Today it is about the State of the Jobs Market
Ever since George Washington delivered the first State of the Union in January 1790 its form and purpose have evolved.
Thomas Jefferson dispensed with the inconvenience of a speech and circulated to congressmen a written report instead; it took 112 years before President Wilson revived the spoken word version in 1913. Twelve years later, President Coolidge was the first to be broadcast on radio, and President Truman the first on television in 1947.
President Lincoln used a State of Union address to speak of his plans to end slavery. FDR outlined the four freedoms: of speech and worship; and from want and fear.
In more contemporary times, President Clinton spoke of ending big government and the second President Bush controversially warned of an ‘axis of evil’ in the war on terror. These are big, memorable speeches.
Like his predecessors, when newly re-elected President Obama is driven the short distance from his White House to the Capitol later this morning Australian time, he will satisfy his constitutional duty to “from time to time give to Congress information of the State of the Union and recommend to their Consideration such measures as he shall judge necessary and expedient”.
Already his advisers have told the world’s media that he intends to focus this year’s speech on the economy and, more specifically, jobs. And though every word will be held up to the light, picked apart and analysed, and there will be talk of gun control and national security as well, his team will ensure the overwhelming message that comes out the other end is about jobs.
There is no perfect equivalent to this substantive political theatre in the Australian political calendar. Yet Obama’s message will be near-identical to Prime Minister Gillard’s message here at home.
While Australia and the United States began the global recession with similar unemployment rates around 5 percent, the American rate doubled while the world’s most effective stimulus combined with other advantages saw Australian unemployment tick up only slightly during the darkest days.
But despite these differences, job security is the defining anxiety of both countries. President Obama and Prime Minister Gillard understand that this was true even before the GFC hit, but the international economic carnage of recent years has seen this concern amplified and magnified.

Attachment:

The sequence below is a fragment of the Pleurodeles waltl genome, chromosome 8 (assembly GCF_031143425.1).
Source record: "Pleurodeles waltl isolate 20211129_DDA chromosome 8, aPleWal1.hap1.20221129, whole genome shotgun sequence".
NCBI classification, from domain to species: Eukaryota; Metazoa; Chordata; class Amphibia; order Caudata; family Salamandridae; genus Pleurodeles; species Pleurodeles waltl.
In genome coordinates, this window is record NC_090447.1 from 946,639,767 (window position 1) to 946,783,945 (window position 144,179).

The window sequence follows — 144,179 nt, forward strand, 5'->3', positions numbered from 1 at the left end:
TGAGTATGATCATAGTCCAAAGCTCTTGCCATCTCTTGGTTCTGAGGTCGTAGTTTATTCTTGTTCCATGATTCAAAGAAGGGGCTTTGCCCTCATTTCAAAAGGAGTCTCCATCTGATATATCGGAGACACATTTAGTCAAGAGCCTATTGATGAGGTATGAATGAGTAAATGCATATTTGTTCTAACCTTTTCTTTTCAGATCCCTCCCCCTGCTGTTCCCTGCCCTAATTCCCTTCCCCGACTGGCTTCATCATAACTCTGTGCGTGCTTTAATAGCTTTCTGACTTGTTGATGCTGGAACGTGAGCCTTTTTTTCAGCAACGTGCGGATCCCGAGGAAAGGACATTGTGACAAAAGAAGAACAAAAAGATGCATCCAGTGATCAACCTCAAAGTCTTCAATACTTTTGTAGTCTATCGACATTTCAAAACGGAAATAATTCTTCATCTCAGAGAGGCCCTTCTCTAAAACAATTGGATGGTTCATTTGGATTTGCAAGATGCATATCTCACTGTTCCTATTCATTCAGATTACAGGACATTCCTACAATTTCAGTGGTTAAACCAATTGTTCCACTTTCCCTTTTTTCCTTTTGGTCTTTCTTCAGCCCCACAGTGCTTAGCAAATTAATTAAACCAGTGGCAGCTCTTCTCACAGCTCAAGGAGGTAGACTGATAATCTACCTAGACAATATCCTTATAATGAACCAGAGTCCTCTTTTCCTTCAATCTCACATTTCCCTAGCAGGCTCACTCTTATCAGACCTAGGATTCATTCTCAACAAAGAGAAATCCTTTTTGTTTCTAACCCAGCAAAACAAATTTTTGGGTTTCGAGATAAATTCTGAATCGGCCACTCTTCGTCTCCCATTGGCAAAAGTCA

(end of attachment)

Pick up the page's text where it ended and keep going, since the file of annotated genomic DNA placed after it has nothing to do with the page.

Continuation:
Just as this anxiety is a common feature of both countries, so too is the approach taken by the far right in the US and Australia. Tony Abbott’s Liberal Party and the Republican Tea Party have a lot in common when it comes to prioritising radical spending cuts despite the likely consequences for jobs.
In recent months the Australian economic battlelines have been radically redrawn to reflect this choice between jobs and budget cuts.
When big write-downs in revenue forced the abandonment of the Government’s surplus pledge, they ‘made no apology for putting jobs and growth first’. The same sentiment is appearing in the White House’s pre-State of the Union communications.
The radical right represented in the United States by the Tea Party, or in Australia by Tony Abbott or by Queensland’s Campbell Newman, remain on the cuts side of the jobs-versus-cuts fence.
This was a point well-made by Canberra press gallery doyen Laurie Oakes in last weekend’s papers when he described the battle between ‘jobs and growth and the sledgehammer’.
Now that Gillard is no longer tied to the surplus forecast, and now that Obama has found a bit more political space to pursue a more progressive agenda, jobs will remain the focus of both leaders.
The upcoming jobs and innovation statement the Prime Minister releases with Minister Greg Combet will give the communications strategy substantial policy ballast.
Labor’s task in prosecuting a jobs argument will be made easier by the radical spending cut prescriptions of opponents who remain determined to fill a deepening revenue hole despite the employment consequences; by the Queensland parallels under Premier Newman; and by the lingering suspicion that the Liberals will resurrect aspects of Workchoices under another name.
So prepare for multiple references to jobs in today’s State of the Union, which sound a bit like the hundreds of references from Gillard and Wayne Swan in the Australian Parliament this week, as the jobs versus cuts debate continues right up until our 14 September election and beyond, on both sides of the Pacific.
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